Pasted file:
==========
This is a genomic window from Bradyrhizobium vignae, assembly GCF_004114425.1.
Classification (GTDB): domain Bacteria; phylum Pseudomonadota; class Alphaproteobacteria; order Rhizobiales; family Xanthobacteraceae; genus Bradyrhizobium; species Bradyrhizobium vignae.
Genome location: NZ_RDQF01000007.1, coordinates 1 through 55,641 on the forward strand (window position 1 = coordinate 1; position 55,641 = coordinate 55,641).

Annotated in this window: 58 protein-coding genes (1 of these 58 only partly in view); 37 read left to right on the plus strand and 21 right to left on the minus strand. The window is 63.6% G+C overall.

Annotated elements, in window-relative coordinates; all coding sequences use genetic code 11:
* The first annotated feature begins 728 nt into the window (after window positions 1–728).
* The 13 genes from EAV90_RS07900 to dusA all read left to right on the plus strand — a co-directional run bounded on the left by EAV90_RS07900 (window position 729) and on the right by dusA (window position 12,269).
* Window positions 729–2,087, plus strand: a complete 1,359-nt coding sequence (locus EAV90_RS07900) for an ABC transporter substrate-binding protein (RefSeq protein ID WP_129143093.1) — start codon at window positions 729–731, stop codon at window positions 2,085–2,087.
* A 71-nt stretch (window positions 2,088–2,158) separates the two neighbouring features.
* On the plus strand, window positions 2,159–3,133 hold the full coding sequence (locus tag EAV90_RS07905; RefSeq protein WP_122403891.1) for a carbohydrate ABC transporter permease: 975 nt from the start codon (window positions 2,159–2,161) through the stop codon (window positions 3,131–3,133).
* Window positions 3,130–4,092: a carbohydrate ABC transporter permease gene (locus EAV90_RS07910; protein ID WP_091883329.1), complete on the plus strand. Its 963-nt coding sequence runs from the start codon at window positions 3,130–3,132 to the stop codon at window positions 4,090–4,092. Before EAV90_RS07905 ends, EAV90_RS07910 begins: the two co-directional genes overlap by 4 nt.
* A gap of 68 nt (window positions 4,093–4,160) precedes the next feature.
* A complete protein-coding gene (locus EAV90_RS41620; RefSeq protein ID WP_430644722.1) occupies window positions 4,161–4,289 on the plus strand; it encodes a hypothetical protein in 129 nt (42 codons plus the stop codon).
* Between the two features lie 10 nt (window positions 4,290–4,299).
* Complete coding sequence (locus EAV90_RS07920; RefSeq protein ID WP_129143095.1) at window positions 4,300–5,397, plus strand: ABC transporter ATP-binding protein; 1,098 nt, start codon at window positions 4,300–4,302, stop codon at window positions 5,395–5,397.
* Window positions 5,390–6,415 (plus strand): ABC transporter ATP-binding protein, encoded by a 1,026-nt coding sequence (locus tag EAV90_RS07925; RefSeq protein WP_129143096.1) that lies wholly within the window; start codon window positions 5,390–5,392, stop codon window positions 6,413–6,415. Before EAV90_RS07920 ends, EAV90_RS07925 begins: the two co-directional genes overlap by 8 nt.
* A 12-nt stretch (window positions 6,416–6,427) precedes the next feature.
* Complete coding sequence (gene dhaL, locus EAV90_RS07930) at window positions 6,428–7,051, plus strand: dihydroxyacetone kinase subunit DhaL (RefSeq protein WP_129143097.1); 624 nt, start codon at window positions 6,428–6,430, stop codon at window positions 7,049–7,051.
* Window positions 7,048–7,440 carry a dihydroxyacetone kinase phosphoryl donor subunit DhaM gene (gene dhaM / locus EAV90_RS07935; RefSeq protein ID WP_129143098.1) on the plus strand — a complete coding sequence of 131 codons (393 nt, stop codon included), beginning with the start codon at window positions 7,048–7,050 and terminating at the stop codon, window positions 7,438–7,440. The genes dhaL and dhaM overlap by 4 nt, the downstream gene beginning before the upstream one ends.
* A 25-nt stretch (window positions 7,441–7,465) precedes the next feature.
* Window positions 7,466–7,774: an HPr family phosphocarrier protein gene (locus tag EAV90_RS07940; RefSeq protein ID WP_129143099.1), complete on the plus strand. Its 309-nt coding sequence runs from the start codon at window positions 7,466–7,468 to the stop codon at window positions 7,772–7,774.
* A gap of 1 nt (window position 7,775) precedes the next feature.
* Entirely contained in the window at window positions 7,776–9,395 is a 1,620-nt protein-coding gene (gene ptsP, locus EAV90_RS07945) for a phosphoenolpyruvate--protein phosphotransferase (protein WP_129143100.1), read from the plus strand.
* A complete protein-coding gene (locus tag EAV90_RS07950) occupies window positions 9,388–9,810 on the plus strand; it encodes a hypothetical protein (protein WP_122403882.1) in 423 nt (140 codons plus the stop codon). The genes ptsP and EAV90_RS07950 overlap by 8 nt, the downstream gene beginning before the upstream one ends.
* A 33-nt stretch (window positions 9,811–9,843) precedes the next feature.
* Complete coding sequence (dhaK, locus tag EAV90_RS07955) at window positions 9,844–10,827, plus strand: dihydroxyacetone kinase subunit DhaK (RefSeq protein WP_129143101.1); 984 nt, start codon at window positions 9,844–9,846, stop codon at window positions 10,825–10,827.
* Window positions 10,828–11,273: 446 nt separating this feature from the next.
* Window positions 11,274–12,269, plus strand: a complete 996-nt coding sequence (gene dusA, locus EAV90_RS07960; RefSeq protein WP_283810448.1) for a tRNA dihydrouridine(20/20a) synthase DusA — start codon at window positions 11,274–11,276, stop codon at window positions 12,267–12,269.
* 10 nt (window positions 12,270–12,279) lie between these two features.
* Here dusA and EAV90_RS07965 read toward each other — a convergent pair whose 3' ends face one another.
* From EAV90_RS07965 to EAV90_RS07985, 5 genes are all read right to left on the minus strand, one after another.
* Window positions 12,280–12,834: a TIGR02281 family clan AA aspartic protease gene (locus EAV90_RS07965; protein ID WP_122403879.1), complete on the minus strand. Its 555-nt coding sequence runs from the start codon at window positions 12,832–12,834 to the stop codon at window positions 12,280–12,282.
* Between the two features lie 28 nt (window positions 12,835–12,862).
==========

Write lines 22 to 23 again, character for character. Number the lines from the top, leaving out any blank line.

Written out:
* A gap of 1 nt (window position 7,775) precedes the next feature.
* Entirely contained in the window at window positions 7,776–9,395 is a 1,620-nt protein-coding gene (gene ptsP, locus EAV90_RS07945) for a phosphoenolpyruvate--protein phosphotransferase (protein WP_129143100.1), read from the plus strand.